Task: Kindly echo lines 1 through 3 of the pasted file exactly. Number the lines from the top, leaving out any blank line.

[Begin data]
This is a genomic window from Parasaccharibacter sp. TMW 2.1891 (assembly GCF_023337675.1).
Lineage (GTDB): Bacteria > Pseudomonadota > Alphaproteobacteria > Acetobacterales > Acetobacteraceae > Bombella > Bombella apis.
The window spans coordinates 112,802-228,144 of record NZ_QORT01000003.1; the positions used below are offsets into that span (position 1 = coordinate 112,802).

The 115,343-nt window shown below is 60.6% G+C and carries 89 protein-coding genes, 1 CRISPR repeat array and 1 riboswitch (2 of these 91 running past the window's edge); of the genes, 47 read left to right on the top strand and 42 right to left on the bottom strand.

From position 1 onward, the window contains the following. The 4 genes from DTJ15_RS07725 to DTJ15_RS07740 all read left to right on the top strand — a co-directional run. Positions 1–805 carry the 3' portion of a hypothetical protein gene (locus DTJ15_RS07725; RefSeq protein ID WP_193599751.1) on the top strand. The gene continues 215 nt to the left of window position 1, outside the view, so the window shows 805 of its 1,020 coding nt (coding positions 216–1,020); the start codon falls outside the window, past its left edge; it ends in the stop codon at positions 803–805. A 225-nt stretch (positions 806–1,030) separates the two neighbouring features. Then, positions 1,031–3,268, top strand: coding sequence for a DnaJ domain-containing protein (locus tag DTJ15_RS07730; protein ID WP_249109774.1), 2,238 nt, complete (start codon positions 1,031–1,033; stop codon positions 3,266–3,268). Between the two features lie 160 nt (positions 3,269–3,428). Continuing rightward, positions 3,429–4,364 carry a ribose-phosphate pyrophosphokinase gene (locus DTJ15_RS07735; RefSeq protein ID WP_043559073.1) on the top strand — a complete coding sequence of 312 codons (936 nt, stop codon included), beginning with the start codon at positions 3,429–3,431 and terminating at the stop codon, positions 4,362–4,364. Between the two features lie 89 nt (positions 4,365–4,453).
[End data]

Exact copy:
This is a genomic window from Parasaccharibacter sp. TMW 2.1891 (assembly GCF_023337675.1).
Lineage (GTDB): Bacteria > Pseudomonadota > Alphaproteobacteria > Acetobacterales > Acetobacteraceae > Bombella > Bombella apis.
The window spans coordinates 112,802-228,144 of record NZ_QORT01000003.1; the positions used below are offsets into that span (position 1 = coordinate 112,802).